Many motorists, bicyclists, and pedestrians whose evening commutes last week occurred in the daylight will for the next several months be commuting in the glare of the setting sun or after dark thanks to the end of Daylight Saving Time and the earlier sunsets that accompany both it and the start of winter.
The Transportation Planning Board's semi-annual "Street Smart" bicycle and pedestrian safety campaign -- set to launch next Monday, November 12, and run through the Thanksgiving holiday -- will use mass media to remind motorists, bicyclists, and pedestrians of the region's traffic safety laws and how to stay safe in the darker conditions of the late fall and winter.
Increased enforcement of traffic safety laws by local police and safety officers will also be a cornerstone of the semi-annual campaign, which is carried out in coordination with state and local agencies throughout the Washington region.
TPB Chair Todd Turner kicks off the Spring 2012 "Street Smart" campaign in District Heights, Maryland, on Mar. 28, 2012.
This fall, "Street Smart" will use sponsorships of news and traffic reports on several local radio stations to reach motorists during the high-risk times for bicycle and pedestrian incidents -- late-afternoon and early evening on weeknights, and all day on Saturdays.
The campaign will also reach out to bicyclists and pedestrians in areas with higher-than-normal accident rates through on-the-ground safety events sponsored by local radio stations and local law enforcement. The events will feature safety promotions with giveaways, distribution of printed educational materials, and stepped up enforcement of traffic laws.
Local elected officials and law enforcement personnel will gather on November 14 at the Belmont Ridge Road Crossing of the Washington and Old Dominion Trail in Ashburn, Virginia, to kick off this fall's campaign. Local television, radio, and print news media are invited to attend the event, which will start at 11:00 a.m.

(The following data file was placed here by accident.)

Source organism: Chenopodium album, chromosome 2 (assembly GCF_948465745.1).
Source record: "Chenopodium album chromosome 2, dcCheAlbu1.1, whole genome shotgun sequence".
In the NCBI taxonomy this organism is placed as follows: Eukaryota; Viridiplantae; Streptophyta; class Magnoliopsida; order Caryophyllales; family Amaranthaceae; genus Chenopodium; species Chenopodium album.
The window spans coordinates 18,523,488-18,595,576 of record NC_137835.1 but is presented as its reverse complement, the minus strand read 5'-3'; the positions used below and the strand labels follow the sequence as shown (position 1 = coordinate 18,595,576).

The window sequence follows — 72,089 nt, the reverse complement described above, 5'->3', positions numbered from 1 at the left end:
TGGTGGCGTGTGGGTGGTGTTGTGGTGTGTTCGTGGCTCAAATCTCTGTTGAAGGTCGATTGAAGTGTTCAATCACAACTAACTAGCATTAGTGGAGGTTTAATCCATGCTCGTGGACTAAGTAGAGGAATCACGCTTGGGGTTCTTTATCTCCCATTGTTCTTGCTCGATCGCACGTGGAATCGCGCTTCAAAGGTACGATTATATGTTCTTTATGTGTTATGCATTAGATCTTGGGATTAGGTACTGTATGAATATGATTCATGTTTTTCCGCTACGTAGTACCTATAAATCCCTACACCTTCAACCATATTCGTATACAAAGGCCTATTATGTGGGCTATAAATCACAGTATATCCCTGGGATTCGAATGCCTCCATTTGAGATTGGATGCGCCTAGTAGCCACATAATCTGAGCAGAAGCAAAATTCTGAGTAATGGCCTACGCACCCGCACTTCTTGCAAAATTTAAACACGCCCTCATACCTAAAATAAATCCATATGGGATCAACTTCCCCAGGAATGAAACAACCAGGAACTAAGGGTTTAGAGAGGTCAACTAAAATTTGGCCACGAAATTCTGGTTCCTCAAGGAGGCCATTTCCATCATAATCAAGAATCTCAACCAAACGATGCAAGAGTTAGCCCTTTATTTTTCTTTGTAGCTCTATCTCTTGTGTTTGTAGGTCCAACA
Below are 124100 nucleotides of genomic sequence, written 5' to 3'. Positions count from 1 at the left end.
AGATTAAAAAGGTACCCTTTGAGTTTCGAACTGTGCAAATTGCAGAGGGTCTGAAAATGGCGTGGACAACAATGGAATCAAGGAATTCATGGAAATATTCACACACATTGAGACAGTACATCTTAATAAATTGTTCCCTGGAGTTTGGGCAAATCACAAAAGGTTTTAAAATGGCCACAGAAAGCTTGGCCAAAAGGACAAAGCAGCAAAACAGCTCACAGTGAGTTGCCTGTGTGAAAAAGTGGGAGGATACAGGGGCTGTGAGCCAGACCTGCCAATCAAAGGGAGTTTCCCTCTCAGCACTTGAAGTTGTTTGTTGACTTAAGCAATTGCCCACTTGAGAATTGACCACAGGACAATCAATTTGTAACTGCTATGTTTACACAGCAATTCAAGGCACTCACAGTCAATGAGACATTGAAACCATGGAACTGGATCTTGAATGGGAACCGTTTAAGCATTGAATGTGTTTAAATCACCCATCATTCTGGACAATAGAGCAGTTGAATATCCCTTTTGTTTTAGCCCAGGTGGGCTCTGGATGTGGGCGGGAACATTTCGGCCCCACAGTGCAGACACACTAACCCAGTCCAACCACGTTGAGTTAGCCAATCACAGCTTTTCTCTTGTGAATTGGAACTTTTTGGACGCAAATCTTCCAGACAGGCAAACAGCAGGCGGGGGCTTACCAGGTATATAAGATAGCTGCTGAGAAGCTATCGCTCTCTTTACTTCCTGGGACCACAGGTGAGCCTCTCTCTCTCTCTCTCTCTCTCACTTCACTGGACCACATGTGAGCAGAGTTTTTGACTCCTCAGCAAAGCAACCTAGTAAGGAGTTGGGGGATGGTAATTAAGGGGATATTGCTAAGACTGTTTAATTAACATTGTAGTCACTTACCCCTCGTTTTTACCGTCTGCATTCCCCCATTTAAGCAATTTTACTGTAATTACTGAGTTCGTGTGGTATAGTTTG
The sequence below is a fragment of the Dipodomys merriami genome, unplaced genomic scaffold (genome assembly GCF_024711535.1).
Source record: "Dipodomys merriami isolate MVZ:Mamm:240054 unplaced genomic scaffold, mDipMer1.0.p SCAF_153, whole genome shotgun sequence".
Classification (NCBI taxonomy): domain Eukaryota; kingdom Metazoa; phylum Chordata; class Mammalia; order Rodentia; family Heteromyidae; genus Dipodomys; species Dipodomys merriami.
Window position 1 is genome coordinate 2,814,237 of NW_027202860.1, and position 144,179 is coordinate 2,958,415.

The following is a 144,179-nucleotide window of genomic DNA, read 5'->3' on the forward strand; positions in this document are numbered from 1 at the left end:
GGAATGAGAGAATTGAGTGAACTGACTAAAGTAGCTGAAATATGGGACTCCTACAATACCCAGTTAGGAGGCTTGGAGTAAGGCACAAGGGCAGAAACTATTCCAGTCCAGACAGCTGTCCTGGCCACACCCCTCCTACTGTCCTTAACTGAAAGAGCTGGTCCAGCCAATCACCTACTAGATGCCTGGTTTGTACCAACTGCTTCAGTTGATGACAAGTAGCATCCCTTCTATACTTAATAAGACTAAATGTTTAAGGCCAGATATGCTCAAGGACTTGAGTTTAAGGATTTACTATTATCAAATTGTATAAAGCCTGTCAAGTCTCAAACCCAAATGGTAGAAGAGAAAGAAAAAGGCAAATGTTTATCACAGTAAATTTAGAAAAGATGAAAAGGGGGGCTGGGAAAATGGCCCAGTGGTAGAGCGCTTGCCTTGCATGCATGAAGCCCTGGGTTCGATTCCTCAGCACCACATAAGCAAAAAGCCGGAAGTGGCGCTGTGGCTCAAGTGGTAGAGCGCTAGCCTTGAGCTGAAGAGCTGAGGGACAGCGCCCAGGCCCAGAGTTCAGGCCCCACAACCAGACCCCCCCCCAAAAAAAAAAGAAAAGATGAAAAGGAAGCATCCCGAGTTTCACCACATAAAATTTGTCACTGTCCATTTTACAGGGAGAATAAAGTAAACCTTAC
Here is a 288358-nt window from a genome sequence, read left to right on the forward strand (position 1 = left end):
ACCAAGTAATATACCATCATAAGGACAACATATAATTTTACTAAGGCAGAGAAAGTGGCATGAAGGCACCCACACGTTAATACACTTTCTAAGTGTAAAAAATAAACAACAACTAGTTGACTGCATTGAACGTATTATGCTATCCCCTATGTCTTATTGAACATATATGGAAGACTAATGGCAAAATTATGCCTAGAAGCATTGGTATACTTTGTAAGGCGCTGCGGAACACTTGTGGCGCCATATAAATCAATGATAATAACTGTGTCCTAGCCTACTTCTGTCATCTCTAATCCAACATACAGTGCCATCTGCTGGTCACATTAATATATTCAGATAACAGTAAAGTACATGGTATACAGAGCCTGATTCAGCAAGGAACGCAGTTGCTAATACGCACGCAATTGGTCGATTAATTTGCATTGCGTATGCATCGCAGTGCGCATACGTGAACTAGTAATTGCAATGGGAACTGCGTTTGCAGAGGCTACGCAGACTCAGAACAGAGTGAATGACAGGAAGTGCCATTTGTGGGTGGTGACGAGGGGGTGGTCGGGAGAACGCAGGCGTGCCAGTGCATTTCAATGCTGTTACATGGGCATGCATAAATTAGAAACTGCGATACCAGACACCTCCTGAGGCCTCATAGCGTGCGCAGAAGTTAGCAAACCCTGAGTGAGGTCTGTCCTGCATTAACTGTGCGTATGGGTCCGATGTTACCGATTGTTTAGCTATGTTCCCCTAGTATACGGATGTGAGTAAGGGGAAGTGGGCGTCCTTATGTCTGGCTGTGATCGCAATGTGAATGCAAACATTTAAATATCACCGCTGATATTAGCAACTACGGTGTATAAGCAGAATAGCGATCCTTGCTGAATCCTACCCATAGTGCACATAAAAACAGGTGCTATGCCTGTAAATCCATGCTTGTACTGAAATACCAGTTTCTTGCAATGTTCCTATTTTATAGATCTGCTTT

"Street Smart" started ten years ago, in 2002, as a cooperative effort by local, state, and federal agencies to reduce the number of bicyclist and pedestrian injuries and deaths in the Washington region.
According to data collected by the TPB, there were 68 pedestrian fatalities in the region in 2011 and six reported bicyclist fatalities. Both numbers have remained relatively constant on a year-to-year basis since the late-1990s.
By comparison, the number of motorists and vehicle passengers killed in traffic accidents each year has declined steadily since 2001 -- from 351 to 184. As a result, pedestrian and bicyclist fatalities have, in recent years, come to represent nearly 30% of all traffic-related deaths, compared to just 19% in 2001.
Beginning this year, "Street Smart" became a truly regional program when the Metropolitan Washington Council of Governments Board of Directors committed to the "Street Smart" program a portion of the dues it collects from each of its 22 member jurisdictions. Previously, the program relied mainly on federal funds made available through various state agencies and on voluntary contributions from a handful of local jurisdictions.
The next campaign is tentatively scheduled for April 2013. An advisory group open to representatives of all the contributing jurisdictions, as well as other area stakeholders, is already meeting to plan the spring campaign, which is expected to feature new promotional materials and an extended period of mass media messages to reach target audiences.
With the end of Daylight Saving Time, the Transportation Planning Board, through its "Street Smart" bicycle and pedestrian safety campaign, is working to help motorists, bicyclists, and pedestrians avoid being involved in traffic accidents in the darker conditions of the late fall and winter and reduce the overall number of traffic-related injuries and fatalities in the Washington region.